Lani El-Guebaly

MEd, Registered Clinical Counsellor #11597, Registered Teacher #L198396

Lani El-Guebaly

Lani El-Guebaly is currently accepting new relationship clients.

Emotionally-Focused Therapy
Gottman Method
Strength Based Therapy
Acceptance and Commitment Therapy
Motivational Interviewing
Feminist Theory
Person-Centred Therapy
Solution Focused Therapy
Trauma Informed Therapy

Lani is not currently accepting any ICBC claims-connected clients

Lani (she/hers) is a relationship-specific counsellor who believes in creating a warm and inviting space where precious relationships can feel comfortable revealing opportunities at their own pace.  

Be it the relationships most precious to us (our loved ones) or the relationships most integral to us (our business partners), Lani enjoys uncovering core issues that can be at the root of conflict and get in the way of connection. She strives to support relationships to pivot from the circular frustrations they often come in with, supporting them to better understand how to get unstuck from their patterns so they can spend more time enjoying each other or building together.

Her 15 years working at Vancouver Coastal Health as a sexual health promotion specialist and clinical educator has especially equipped her to support couples with their sexual wellness needs which often requires a level of education, sensitivity and robust comfort not commonly found. She hopes clients can communicate their needs, desires and goals and fully express themselves without the risk of judgement.

Lani honours diverse abilities and uses a variety of therapeutic tools (including Emotionally Focused Therapy & Gottman Method) to create emotional shifts that increase empathetic understanding. Lani has worked in education and counselling in a variety of capacities since 2005 and, as a trained workshop facilitator and leadership developer, she is extremely adept at helping people embrace their best communication and leadership skills.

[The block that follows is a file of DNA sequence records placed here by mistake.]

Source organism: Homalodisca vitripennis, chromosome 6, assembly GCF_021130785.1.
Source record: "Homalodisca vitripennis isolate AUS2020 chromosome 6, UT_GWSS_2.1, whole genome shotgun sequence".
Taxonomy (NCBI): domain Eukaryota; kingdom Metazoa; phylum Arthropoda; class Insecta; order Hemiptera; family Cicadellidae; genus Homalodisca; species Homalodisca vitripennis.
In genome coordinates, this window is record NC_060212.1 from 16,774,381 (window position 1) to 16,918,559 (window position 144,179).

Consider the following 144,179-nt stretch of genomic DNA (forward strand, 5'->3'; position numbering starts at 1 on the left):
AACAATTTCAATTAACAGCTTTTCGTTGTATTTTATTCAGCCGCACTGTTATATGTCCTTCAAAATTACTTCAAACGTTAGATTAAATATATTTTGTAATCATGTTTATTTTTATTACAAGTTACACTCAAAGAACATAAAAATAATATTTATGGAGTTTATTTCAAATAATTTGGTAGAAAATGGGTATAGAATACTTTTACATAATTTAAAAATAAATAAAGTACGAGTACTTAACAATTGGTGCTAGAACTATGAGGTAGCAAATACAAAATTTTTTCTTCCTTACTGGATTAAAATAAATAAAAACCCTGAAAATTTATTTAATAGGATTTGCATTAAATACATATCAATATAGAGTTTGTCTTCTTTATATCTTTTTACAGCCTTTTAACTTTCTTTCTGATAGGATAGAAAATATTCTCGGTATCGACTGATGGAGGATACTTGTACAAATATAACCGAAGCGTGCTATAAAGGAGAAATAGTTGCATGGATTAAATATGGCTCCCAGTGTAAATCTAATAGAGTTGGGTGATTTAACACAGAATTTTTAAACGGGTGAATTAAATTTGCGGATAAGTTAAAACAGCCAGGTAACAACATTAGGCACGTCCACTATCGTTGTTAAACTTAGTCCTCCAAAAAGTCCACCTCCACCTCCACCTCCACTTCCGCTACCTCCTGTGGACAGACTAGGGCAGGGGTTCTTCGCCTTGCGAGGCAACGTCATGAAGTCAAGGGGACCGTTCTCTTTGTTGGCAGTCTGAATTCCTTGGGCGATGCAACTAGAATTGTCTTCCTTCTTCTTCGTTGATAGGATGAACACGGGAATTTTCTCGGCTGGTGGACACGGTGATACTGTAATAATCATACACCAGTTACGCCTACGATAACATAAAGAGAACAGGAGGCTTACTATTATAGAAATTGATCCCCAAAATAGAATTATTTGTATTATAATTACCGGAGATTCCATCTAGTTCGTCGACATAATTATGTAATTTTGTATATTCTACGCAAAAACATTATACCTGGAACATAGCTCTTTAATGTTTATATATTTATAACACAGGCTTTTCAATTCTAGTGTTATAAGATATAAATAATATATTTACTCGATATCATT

Lani is a Registered Clinical Counsellor with the British Columbia Association of Clinical Counsellors and a Registered Teacher with the British Columbia Teachers’ Federation. This duality helps Lani approach wellness from both an educational and supportive standpoint.

Lani’s informed consent form can be found here.

What experience or background do you bring to your counselling and supervision practice that is uniquely yours?

I enjoy dispelling the myth that counsellors need to be infallible and serious, and delight in showcasing my quirky and vivacious personality. I’ve been told I’m rather approachable and believe my personality helps put people at ease (which, given quality counselling relies on being able to form a bond, I always take as an utmost compliment!). Therapy can sometimes be a bit tough, so the ability to offer some levity, when appropriate and supportive to a situation, can be everything.

What is your favourite thing about working closely with people every day?

I am in awe of clients who take the risk to trust me with their struggles, because it takes so much courage to be vulnerable. I also love being surrounded with people who were smart enough to override the myth that seeking counselling means they are broken. Instead, they recognize seeking support is a marker that they are strong enough to create the breakthroughs they know their lives deserve.

What is a personal challenge that you have overcome in your own life?

I began to struggle driving on highways and over bridges. I downplayed the severity of my increasing discomfort until I learned what a panic attack was while driving B.C.’s Coquihalla Highway (with no passenger to take the wheel, and with over 100km left to drive, I might add!). I had been proudly “highly-efficient” for so long (at the time, full time work and full time school) that it wasn’t until my body began to manifest this cue that something wasn’t right that I clued in that I needed support. A counsellor helped me appreciate my challenge for what it was: anxiety. The moment I began embracing, versus denying this anxiety, I felt a shift.

What have you learned from your work?

learned how sharing one’s story in the presence of an empathetic witness can, in itself, create a profoundly positive stride toward healing and cultivating self-compassion.

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